Neonics have become widespread, mostly through their frequent use in treating genetically engineered seeds. If neonics were to blame for CCD, it would make bees the first known species to become a casualty of the biotechnology era.
Last March, the Sierra Club called on the U.S. government to fund emergency research into the neonic connection and, if GM crops are found to be responsible for CCD, to ban the plants. “You look at what’s new exposure, and this is the new exposure,” said Laurel Hopwood, the group’s GM campaigner, from her home office in Cleveland, Ohio.
“This is big. We’re talking about the food supply.”
Hackenberg’s claims appear to coincide with the findings of the world’s largest-ever field trial of GM crops, done for the British government in 2003. The three-year study, which involved 4,000 visits to fields and the counting of 1.5 million insects and birds, found that powerful chemicals used in conjunction with GM crops were highly harmful to bees, butterflies, and birds. Fields of biotech canola and sugar beets had dramatically fewer bees than conventional farms.
As well, a U.S. study in 2003 found that chemical use on GM crops had shot up 32 percent per acre in the previous eight years, while it had fallen on conventional farms by 30 percent.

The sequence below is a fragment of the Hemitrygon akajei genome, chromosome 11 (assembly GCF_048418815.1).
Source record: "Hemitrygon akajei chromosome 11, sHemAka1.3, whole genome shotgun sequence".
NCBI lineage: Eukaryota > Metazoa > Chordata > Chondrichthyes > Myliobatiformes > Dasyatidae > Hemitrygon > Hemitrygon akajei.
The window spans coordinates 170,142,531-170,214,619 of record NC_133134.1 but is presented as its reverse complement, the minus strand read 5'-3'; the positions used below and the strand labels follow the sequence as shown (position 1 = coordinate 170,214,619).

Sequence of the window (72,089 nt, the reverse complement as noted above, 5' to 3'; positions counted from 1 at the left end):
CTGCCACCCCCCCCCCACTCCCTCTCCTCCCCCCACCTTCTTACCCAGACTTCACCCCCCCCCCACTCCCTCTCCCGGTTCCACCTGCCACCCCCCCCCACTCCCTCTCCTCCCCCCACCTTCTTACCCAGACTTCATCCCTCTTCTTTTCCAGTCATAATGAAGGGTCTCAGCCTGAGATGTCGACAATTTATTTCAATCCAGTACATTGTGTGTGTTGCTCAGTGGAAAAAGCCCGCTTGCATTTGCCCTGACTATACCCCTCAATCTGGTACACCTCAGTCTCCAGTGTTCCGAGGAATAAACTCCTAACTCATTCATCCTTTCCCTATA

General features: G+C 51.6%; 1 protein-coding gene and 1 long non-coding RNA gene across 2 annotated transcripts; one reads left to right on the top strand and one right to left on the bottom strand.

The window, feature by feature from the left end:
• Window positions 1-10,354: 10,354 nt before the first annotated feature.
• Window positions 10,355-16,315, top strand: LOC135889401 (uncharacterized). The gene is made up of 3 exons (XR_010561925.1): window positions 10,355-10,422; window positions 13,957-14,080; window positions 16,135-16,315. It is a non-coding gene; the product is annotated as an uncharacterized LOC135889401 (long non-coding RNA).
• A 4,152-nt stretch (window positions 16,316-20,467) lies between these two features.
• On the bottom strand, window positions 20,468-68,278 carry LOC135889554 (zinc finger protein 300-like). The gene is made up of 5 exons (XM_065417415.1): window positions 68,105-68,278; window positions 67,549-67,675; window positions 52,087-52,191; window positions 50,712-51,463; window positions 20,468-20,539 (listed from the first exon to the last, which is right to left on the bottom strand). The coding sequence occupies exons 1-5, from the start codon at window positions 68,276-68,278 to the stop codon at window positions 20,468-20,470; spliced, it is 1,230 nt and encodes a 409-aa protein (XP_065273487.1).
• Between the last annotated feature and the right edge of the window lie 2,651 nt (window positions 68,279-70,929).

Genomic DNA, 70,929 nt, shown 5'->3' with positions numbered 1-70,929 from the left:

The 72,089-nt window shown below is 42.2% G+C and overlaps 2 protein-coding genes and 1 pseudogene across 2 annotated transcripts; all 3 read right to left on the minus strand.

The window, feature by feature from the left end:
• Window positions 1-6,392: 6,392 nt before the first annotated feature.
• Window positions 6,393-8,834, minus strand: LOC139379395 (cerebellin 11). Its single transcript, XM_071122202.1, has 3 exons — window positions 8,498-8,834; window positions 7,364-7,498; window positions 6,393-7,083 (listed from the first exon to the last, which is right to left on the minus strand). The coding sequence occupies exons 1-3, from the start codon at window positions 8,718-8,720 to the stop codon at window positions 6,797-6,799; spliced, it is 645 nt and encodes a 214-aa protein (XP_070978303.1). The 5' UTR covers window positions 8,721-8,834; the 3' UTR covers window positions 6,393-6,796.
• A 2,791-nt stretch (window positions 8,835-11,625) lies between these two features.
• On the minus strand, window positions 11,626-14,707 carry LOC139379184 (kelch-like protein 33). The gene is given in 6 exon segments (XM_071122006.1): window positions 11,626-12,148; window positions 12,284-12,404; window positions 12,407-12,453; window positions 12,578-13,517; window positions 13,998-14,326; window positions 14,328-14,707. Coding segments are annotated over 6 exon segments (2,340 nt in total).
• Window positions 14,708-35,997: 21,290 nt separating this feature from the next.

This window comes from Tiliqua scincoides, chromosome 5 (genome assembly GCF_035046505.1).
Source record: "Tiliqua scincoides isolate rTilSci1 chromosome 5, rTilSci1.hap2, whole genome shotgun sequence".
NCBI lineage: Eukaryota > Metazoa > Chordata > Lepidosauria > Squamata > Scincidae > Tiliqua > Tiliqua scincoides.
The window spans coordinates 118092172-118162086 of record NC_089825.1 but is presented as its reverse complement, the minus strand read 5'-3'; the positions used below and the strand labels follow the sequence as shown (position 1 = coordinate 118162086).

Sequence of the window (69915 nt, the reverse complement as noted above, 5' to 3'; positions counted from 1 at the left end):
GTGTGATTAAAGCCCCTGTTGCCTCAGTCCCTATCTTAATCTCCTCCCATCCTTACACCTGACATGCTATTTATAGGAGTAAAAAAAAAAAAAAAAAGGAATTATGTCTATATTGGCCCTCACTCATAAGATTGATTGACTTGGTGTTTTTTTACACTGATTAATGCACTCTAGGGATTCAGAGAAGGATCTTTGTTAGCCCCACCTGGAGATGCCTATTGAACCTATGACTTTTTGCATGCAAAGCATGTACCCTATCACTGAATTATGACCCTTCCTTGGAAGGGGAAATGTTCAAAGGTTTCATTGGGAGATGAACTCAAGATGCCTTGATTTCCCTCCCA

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Tuesday, August 25, 2009
In late 2006, something strange began to happen to America’s honeybees. Colonies that were once thriving suddenly went still, almost overnight. The worker bees that make hives run simply disappeared, their bodies never to be found. Over the past couple of years, nearly one-third of all honeybee colonies have collapsed this way, which led to a straightforward name for the phenomenon: colony collapse disorder (CCD).
This might seem like little more than a tantalizing mystery for entomologists, except for one fact: honeybees provide $15 billion worth of value to U.S. farmers, pollinating crops that range from apples to avocados to almonds. Any number of possible causes for CCD have been put forward, from bee viruses to parasites to environmental triggers like pesticides or even cell-phone transmissions. Despite the Department of Agriculture’s allotment of $20 million a year for the next five years to study CCD, it’s still a mystery – and the bees keep dying. (Read “Why We Should Care About Dying Bees.”)
A new study in the Proceedings of the National Academy of Sciences (PNAS) shows that the causes of CCD may be more varied than scientists expect. The bees may be dying not from a single toxin or disease but rather from an assault directed by a collection of pathogens. A research team led by entomologist May Berenbaum at the University of Illinois compared the whole genome of honeybees that came from hives that had suffered from CCD with hives that were healthy. The sick bees exhibited genetic damage that could account for the die-off, and that damage indicated that they might be afflicted with multiple viruses simultaneously. This could weaken them enough to trigger CCD. “It’s like a perfect storm,” says Berenbaum.